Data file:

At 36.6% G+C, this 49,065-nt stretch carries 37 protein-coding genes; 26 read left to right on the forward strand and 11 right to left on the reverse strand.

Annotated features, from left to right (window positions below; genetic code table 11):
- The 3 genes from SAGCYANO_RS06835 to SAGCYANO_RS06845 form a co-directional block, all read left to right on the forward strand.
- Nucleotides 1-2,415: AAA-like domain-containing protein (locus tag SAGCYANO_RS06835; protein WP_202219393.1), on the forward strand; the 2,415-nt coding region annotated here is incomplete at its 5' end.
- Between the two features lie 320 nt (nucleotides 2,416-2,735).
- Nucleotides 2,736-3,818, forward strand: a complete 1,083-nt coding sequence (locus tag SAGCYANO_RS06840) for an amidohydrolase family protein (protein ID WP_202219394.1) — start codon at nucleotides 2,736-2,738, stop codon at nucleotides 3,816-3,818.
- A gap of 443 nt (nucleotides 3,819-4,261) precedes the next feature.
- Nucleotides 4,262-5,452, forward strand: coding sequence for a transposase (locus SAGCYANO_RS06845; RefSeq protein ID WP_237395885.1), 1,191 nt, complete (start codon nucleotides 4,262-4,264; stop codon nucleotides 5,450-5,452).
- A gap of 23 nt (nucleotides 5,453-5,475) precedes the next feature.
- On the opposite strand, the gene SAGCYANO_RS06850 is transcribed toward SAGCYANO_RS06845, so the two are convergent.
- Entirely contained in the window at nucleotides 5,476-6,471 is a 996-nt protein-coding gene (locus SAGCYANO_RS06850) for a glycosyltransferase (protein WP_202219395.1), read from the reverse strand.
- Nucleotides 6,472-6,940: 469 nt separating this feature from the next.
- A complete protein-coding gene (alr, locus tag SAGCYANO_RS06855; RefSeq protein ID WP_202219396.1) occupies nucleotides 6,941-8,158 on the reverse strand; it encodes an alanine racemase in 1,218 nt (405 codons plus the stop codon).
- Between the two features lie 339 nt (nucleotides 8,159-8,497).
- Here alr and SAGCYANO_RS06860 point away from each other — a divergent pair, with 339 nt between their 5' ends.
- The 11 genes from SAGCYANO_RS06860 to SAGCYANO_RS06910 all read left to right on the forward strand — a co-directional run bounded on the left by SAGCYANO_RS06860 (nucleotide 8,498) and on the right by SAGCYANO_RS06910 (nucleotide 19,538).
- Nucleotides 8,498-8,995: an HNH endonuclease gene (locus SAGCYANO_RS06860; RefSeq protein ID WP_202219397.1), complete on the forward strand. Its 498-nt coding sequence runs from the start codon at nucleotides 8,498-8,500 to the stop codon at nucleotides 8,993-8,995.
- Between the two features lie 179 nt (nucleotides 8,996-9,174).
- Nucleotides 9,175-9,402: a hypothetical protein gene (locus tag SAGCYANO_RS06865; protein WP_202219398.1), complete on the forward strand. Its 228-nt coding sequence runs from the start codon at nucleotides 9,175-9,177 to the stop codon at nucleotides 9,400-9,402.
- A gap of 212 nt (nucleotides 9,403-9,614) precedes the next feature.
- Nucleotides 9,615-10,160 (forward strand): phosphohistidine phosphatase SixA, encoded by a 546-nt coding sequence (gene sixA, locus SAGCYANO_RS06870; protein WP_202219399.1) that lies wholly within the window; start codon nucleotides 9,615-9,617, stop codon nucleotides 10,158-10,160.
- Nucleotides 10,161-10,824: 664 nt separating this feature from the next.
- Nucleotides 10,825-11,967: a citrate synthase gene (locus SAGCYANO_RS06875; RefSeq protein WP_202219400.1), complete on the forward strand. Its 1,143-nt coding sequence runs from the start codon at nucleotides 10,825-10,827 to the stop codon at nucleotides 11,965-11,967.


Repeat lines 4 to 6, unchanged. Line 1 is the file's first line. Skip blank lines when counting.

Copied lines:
- Nucleotides 1-2,415: AAA-like domain-containing protein (locus tag SAGCYANO_RS06835; protein WP_202219393.1), on the forward strand; the 2,415-nt coding region annotated here is incomplete at its 5' end.
- Between the two features lie 320 nt (nucleotides 2,416-2,735).
- Nucleotides 2,736-3,818, forward strand: a complete 1,083-nt coding sequence (locus tag SAGCYANO_RS06840) for an amidohydrolase family protein (protein ID WP_202219394.1) — start codon at nucleotides 2,736-2,738, stop codon at nucleotides 3,816-3,818.